I went to ISTE last week and I felt like I was cheating on my math friends.
WHAT IS ISTE?
First, ISTE stands for International Society for Technology in Education. They have a big annual conference every summer. This year it was in San Antonio and I was lucky enough to get to present and attend. If you have never heard of ISTE, you aren't alone. Despite the fact that this conference is HUGE, many educators don't even know it exists. (I didn't until a few years ago.) And I saw on Twitter a few math educator friends asking what #ISTE17 stood for because they were seeing it in their newsfeed. And, to make it even harder, I looked at ISTE's website and had to dig a bit to even find it all spelled out!
So, why hadn't I heard of ISTE until recently? I've connected mostly with the math ed crowd on social media and engage with the fine folks in #MTBoS often. I just don't hear much about tech stuff as it relates to math... with the big exception being for Desmos, of course! Everyone loves Desmos, as they should, because it's awesome. Oh, and the math crowd also adores it's online, collaborative resources like Estimation 180, Visual Patterns, Open Middle, Which One Doesn't Belong, etc! But what about the other stuff?
WHERE ARE THE MATH TEACHERS IN EDTECH?
To be fair, I did see a few math-identifying people at ISTE. But I can honestly count them on two hands. I've read Dan Meyer's thoughts on personalized learning (I tend to agree), but what does everyone else think? How about blended learning? What does that even mean to us math teachers? Honestly, the edtech teachers are still debating the definition of these ideas, so it would be awesome if we could get our math perspective in there!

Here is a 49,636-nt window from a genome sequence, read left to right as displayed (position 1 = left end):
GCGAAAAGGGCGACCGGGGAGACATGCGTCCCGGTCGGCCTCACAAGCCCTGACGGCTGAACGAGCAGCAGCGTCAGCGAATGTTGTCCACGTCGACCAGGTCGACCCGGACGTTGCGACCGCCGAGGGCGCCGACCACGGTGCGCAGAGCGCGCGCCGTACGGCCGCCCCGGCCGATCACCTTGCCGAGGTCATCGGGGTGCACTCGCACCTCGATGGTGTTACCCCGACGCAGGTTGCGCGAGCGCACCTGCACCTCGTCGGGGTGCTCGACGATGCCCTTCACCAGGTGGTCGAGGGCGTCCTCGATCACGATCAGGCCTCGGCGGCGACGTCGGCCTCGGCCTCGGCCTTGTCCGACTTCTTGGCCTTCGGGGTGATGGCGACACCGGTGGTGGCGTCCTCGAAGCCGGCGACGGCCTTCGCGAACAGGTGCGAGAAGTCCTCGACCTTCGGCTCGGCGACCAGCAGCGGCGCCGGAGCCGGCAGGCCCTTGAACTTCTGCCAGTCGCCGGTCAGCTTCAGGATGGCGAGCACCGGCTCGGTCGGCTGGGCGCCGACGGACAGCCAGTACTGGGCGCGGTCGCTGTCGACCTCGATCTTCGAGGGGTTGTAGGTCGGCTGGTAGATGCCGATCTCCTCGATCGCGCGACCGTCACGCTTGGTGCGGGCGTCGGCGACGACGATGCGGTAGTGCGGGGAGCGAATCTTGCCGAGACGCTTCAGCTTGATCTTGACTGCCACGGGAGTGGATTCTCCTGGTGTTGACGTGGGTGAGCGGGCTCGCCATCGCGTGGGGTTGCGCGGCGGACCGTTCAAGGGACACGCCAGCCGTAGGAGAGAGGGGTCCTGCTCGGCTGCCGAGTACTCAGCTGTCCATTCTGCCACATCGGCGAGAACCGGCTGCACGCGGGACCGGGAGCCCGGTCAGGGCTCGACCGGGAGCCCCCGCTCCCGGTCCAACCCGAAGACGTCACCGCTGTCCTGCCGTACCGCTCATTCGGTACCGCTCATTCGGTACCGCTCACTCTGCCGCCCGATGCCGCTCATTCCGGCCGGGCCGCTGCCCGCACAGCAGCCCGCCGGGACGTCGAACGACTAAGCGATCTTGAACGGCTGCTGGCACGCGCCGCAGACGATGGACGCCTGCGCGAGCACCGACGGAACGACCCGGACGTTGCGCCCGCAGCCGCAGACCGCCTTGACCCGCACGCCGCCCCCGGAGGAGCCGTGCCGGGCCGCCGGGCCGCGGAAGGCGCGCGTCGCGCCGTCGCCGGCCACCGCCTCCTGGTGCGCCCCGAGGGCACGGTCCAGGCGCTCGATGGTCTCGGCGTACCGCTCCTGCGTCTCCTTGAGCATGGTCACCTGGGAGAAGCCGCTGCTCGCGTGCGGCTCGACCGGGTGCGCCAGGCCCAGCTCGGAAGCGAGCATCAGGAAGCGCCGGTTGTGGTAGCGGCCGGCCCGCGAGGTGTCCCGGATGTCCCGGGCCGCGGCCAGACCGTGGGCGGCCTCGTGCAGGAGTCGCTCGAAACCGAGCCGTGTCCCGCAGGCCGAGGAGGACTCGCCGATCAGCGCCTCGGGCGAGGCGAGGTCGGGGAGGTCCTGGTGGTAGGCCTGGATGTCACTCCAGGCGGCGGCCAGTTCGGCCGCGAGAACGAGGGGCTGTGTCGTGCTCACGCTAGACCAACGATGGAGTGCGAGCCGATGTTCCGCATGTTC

There's other things I hear in the edtech world that I think the math peeps could really use. 4 C's anyone? How about design thinking, STEM/STEAM, maker spaces, or voice & choice?
There are some rich conversations to be had here people. Edtech needs the math teacher voice. And, to be honest math friends, we need a little innovation. Let me share this quote from NCTM's Principles to Action:
I like this quote because it touches on a few things including that tech is now essential to our students. I think the key is being strategic in our integration. Sometimes paper/pencil are best, I love a clothesline number line, and other times I like dry erase boards. But sometimes using a tech tool like ClassKick or Desmos gives me an opportunity to see student thinking and give feedback better/faster than I ever could before! Using Recap to hear my students ideas got straight to the Math Practices and having students construct viable arguments. Have you discovered these free interactive, digital math manipulatives yet? And asking my students to blog and contribute to our class Twitter account transformed aspects of my class and gave students an authentic audience for their ideas.
"NO THANKS" TO SOME EDTECH STUFF
I'll tell you one thing I don't need from edtech, and that is one more app that promises to "make math fun." As soon as those words uttered from a company rep in the Expo hall, I'm trying hard to contain my eye roll and high tail it out of there. Please. Mathematics is fun, beautiful, and engaging. It's how we've institutionalized it in our schools to take the joy out of it that has made it boring, dull, complicated, and unappealing. I don't need to race against a clock to shoot the aliens with my multiplication fact laser beams to "make math fun," thank you very much.
I also don't need any more digital "practice" that are really just online worksheets. Boring math is boring even on a device. And don't try to dazzle me with a slick teacher dashboard and colorful graphs. Us math teachers aren't so easily won.
Find ways to help me see student thinking, make students ask questions, get students collaborating, help students use math to be creative... that is what I want from my classroom tech.
LET'S DO THIS!
More schools are integrating technology and math teachers are wondering how to best use it with their students. Let's not resist innovation, but embrace it as an opportunity to build on the great things going on in our classrooms.
I've met some of the most passionate educators in the math and the edtech worlds. I'm honestly surprised when they haven't heard of each other. Bringing the worlds of math educators and edtech peeps together could benefit both groups... and help me not feel like I'm cheating on one with the other. ;)
(By the way, local friends, ISTE comes to Chicago next summer! See you there?)